Monday, August 27, 2007


I have had many discussions regarding perception and reality, but when it comes down to it, perception is reality. Regardless of what the facts are, if you can't overcome or change people's perception, then their perception is the reality you have to deal with.

A teacher once taught me that everyone's beliefs are tied to an experience that that individual has had along the way. How true that is! Think about it for a second. Why do you have certain opinions? I bet you can tie it back to some kind of experience you had that shaped that opinion or belief.

That's the issue that GM is facing right now. We are building safe, quality vehicles, but people don't believe that. Many people (including some members of my family) have had bad experiences with the quality of past GM vehicles and believe that the quality of GM vehicles is inferior to that of the foreign automakers. The fact is that GM has made leaps and bounds to improve quality to the point of meeting and surpassing many of the foreign cars. Despite this, however, people still perceive GM as having less than reliable vehicles and thus, this is the "reality" we now face. We need to work to create experiences for these consumers that will show (not just tell) them that we do have great quality cars and trucks.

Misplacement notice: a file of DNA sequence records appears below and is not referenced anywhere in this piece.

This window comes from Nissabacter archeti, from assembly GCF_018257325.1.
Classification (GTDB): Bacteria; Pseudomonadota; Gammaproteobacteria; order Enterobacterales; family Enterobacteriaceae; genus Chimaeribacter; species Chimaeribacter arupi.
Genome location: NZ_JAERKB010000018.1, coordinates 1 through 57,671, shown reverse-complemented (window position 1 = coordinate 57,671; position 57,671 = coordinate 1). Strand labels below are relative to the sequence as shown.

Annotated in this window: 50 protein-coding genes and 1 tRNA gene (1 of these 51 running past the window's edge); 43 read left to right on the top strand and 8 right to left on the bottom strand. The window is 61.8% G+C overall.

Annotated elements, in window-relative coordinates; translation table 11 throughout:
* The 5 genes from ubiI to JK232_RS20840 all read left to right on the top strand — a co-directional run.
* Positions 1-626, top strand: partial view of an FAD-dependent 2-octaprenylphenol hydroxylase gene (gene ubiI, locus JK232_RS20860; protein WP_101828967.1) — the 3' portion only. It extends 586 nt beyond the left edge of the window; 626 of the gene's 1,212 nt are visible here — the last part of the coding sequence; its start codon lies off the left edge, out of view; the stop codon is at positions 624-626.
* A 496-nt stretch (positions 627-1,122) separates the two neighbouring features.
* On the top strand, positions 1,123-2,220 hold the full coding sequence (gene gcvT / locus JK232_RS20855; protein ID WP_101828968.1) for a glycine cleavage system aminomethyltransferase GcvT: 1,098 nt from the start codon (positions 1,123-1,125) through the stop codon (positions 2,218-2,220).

As I constantly deal with helping to overcome people's incorrect perceptions, I have become aware that I sometimes may have incorrect perceptions as well. I have learned to not make blanket statements, but try to evaluate every issue, company and individual from an objective point of view. I can't change others' perceptions if I am guilty of holding on to unfounded perceptions myself.

No comments: